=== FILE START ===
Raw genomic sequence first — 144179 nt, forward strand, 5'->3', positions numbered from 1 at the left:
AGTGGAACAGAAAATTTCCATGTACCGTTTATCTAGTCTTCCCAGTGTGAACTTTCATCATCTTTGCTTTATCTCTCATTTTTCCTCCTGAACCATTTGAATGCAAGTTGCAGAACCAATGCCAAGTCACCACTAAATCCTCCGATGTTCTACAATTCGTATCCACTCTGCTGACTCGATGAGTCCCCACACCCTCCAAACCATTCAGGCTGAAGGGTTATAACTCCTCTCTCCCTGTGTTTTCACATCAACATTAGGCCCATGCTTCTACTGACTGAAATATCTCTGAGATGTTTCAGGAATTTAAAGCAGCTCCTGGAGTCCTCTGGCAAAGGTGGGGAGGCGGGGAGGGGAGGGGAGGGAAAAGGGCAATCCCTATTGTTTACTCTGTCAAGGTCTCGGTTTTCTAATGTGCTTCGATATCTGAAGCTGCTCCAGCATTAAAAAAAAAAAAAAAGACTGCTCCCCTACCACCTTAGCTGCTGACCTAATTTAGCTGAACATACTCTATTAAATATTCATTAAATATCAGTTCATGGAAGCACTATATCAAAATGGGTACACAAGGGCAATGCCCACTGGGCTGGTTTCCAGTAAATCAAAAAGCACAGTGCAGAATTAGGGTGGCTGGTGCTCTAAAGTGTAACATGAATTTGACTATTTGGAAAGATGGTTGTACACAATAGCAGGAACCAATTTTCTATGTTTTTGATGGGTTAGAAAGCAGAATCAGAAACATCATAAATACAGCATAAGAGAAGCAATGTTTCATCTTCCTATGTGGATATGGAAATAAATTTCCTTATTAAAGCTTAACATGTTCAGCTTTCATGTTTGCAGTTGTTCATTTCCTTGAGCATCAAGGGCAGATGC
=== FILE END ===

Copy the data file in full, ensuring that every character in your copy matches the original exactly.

Raw genomic sequence first — 144179 nt, forward strand, 5'->3', positions numbered from 1 at the left:
AGTGGAACAGAAAATTTCCATGTACCGTTTATCTAGTCTTCCCAGTGTGAACTTTCATCATCTTTGCTTTATCTCTCATTTTTCCTCCTGAACCATTTGAATGCAAGTTGCAGAACCAATGCCAAGTCACCACTAAATCCTCCGATGTTCTACAATTCGTATCCACTCTGCTGACTCGATGAGTCCCCACACCCTCCAAACCATTCAGGCTGAAGGGTTATAACTCCTCTCTCCCTGTGTTTTCACATCAACATTAGGCCCATGCTTCTACTGACTGAAATATCTCTGAGATGTTTCAGGAATTTAAAGCAGCTCCTGGAGTCCTCTGGCAAAGGTGGGGAGGCGGGGAGGGGAGGGGAGGGAAAAGGGCAATCCCTATTGTTTACTCTGTCAAGGTCTCGGTTTTCTAATGTGCTTCGATATCTGAAGCTGCTCCAGCATTAAAAAAAAAAAAAAAGACTGCTCCCCTACCACCTTAGCTGCTGACCTAATTTAGCTGAACATACTCTATTAAATATTCATTAAATATCAGTTCATGGAAGCACTATATCAAAATGGGTACACAAGGGCAATGCCCACTGGGCTGGTTTCCAGTAAATCAAAAAGCACAGTGCAGAATTAGGGTGGCTGGTGCTCTAAAGTGTAACATGAATTTGACTATTTGGAAAGATGGTTGTACACAATAGCAGGAACCAATTTTCTATGTTTTTGATGGGTTAGAAAGCAGAATCAGAAACATCATAAATACAGCATAAGAGAAGCAATGTTTCATCTTCCTATGTGGATATGGAAATAAATTTCCTTATTAAAGCTTAACATGTTCAGCTTTCATGTTTGCAGTTGTTCATTTCCTTGAGCATCAAGGGCAGATGC